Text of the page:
## which in turn has a left adjoint β _{M} . One sets RHom := α _{M} R Ihom , a functor with values in D ^{b} (k

^{◦}

### M ).

## For F ∈ D ^{b} (k

^{◦}

### M ), we often simply write F instead of ι M F in order to make notations less heavy.

## For operations, we use the same notations as in the case of good spaces.

## Recall (see [1, Proposition 3.3.19] ^{4} ) that Rf _{!!} ' Rf ∗ if f is proper, (2.3)

## f ^{!} ' f ^{!} k

^{◦}

### N ⊗ f ^{−1} if f : M − → N is borderly submersive.

## (2.4)

## The last statement implies

## f ^{!} commutes with α if f is borderly submersive.

## (2.5)

## With notations (2.1), (2.4) implies that

## (2.6) i ^{−1} _{M} ' i _{M} ^{!} , j _{M} ^{−1} ' j _{M} ^{!} . The quotient functor D ^{b} (I k

^{∨}

### M ) − → D ^{b} (I k M ) is isomorphic to j _{M} ^{−1} ' j _{M} ^{!} and has a left adjoint Rj _{M !!} and a right adjoint Rj _{M∗} , both fully faithful.

## The functors ι M , α M and β M are exact. Moreover, ι M and β M are fully faithful. This was shown in [9] in the case of good spaces. The general case reduces to the former by the

## Lemma 2.1. One has (i) ι _{M} := j _{M} ^{−1} ι

^{∨}

### M Rk _{M∗} ' Ri _{M∗} ι

^{◦}

### M , (ii) α _{M} ' k ^{−1} _{M} α

^{∨}

### M Rj _{M !!} ' α

^{◦}

### M i ^{−1} _{M} , (iii) β _{M} ' Ri _{M !!} β

^{◦}

### M . Proof. One has

## j _{M} ^{−1} ι

^{∨}

### M Rk _{M∗} '

### (∗) j _{M} ^{−1} Rk _{M∗} ι

^{◦}

### M ' j _{M} ^{−1} Rj _{M∗} Ri _{M∗} ι

^{◦}

### M ' Ri _{M∗} ι

^{◦}

### M , where (∗) follows from (2.2).

## This proves (i). Then (ii) and (iii) follow by adjunction.

### 4 The statement of this proposition is erroneous. The first isomorphism in loc. cit.

### may not hold under the condition that f is topologically submersive. However, it

^{◦}

### holds if f is borderly submersive. The second isomorphism, i.e. (2.4), holds under the

### condition that f is topologically submersive.

^{◦}

## For bordered spaces, the commutativity of the functor α with the op- erations is as follows.

## Lemma 2.2. Let f : M − → N be a morphism of bordered spaces.

## (i) There are a natural isomorphism and a natural morphism of func- tors

◦

## f ^{−1} α _{N} ' α _{M} f ^{−1} , α _{M} f ^{!} − → f

^{◦}

^{!} α _{N} ,

## and the above morphism is an isomorphism if f is borderly sub- mersive.

## (ii) There are natural morphisms of functors R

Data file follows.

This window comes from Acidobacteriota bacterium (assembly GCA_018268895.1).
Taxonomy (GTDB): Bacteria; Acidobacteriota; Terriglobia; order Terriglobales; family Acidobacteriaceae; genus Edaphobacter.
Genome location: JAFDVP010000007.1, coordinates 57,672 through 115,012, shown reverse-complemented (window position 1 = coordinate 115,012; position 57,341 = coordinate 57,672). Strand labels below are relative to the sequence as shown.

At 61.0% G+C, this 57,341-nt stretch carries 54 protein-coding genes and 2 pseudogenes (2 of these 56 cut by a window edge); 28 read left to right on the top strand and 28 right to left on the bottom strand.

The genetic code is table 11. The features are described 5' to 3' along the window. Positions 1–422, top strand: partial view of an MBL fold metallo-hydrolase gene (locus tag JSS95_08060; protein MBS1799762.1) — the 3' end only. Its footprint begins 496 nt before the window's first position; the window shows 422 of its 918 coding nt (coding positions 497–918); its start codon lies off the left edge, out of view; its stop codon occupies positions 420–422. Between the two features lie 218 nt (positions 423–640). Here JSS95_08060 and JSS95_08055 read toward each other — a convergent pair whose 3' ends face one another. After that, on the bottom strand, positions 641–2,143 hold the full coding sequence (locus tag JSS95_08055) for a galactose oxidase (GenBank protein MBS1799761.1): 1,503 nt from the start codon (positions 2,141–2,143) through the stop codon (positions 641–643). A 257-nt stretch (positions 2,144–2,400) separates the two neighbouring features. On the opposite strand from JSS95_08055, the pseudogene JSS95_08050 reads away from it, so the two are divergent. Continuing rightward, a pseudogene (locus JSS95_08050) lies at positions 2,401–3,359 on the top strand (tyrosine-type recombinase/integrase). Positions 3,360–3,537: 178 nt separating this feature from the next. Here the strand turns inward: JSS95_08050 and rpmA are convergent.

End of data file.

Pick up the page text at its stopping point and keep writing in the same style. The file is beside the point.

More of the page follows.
◦

## f _{!} α _{M} − → α _{N} Rf _{!!} , α _{N} Rf ∗ − → R f

^{◦}

_{∗} α _{M} , which are isomorphisms if f is self-cartesian.

## (iii) For K ∈ D ^{b} (I k _{M} ) and L ∈ D ^{b} (I k _{N} ) one has α _{M×N} (K L) ' (α M K) (α N L).

## Proof of Lemma 2.2. (i-a) By Lemma 2.1 (ii) and (2.2), one has f

^{◦}

^{−1} α _{N} '

◦

## f ^{−1} α

^{◦}

### N i ^{−1} _{N} ' α

^{◦}

### M

◦

## f ^{−1} i ^{−1} _{N} ' α

^{◦}

### M i ^{−1} _{M} f ^{−1} ' α _{M} f ^{−1} ’

## (i-b) By Lemma 2.1 (ii), the morphism is given by the composition α

^{◦}

### M i ^{−1} _{M} f ^{!} −→ ∼

### (∗) α

^{◦}

### M

◦

## f ^{!} i ^{−1} _{N} −−−→ ^{(∗∗)} f

^{◦}

^{!} α

^{◦}

### N i ^{−1} _{N} .

## Here, (∗) follows from (2.6), and (∗∗) follows by adjunction from

◦

## f ^{!} − →

◦

## f ^{!} ι

^{◦}

### N α

^{◦}

### N ' ι

^{◦}

### M

◦

## f ^{!} α

^{◦}

### N , with the isomorphism due to (2.2).

## If f is borderly submersive, (∗∗) is an isomorphism by (2.5).

## (ii-a) By Lemma 2.1 (ii), the morphism is given by R

◦

## f _{!} α

^{◦}

### M i ^{−1} _{M} ' α

^{◦}

### N R

◦

## f _{!!} i ^{−1} _{M} −−−→ α ^{(∗)}

^{◦}

### N i ^{−1} _{N} Rf _{!!} . Here (∗) follows by adjunction from Ri _{N !!} R

◦

## f _{!!} i _{M} ^{!} ' Rf _{!!} Ri _{M !!} i _{M} ^{!} − → Rf _{!!} , recalling (2.6).

## If f is self-cartesian, this is an isomorphism by cartesianity.

## (ii-b) By Lemma 2.1 (ii) and (2.2), the morphism is given by the compo- sition

## α

^{◦}

### N i ^{−1} _{N} Rf ∗

## −→ α (∗)

^{◦}

### N R

◦

## f _{∗} i ^{−1} _{M} ' R f

^{◦}

_{∗} α

^{◦}

### M i ^{−1} _{M} . Here (∗) follows from Lemma A.3.

## Recall (2.6). If f is self-cartesian, then (∗) is an isomorphism by carte- sianity.

## (iii) follows from α _{M} ' α

^{◦}

### M i ^{−1} _{M} and (2.2).

## 2.4. Enhanced ind-sheaves. Denote by t ∈ R the coordinate on the affine line, consider the two-point compactification R := R ∪ {−∞, +∞}, and set R ^{∞} := (R, R). For M a bordered space, consider the projection

## π _{M} : M × R ^{∞} − → M.

## Denote by E ^{b} (I k _{M} ) := D ^{b} (I k _{M×R}

_{∞}

## )/π ^{−1} _{M} D ^{b} (I k _{M} ) the bounded derived category of enhanced ind-sheaves of k-vector spaces on M. Denote by Q : D ^{b} (I k _{M×R}

_{∞}

## ) − → E ^{b} (I k _{M} ) the quotient functor, and by L ^{E} and R ^{E} its left and right adjoint, respectively. They are both fully faithful.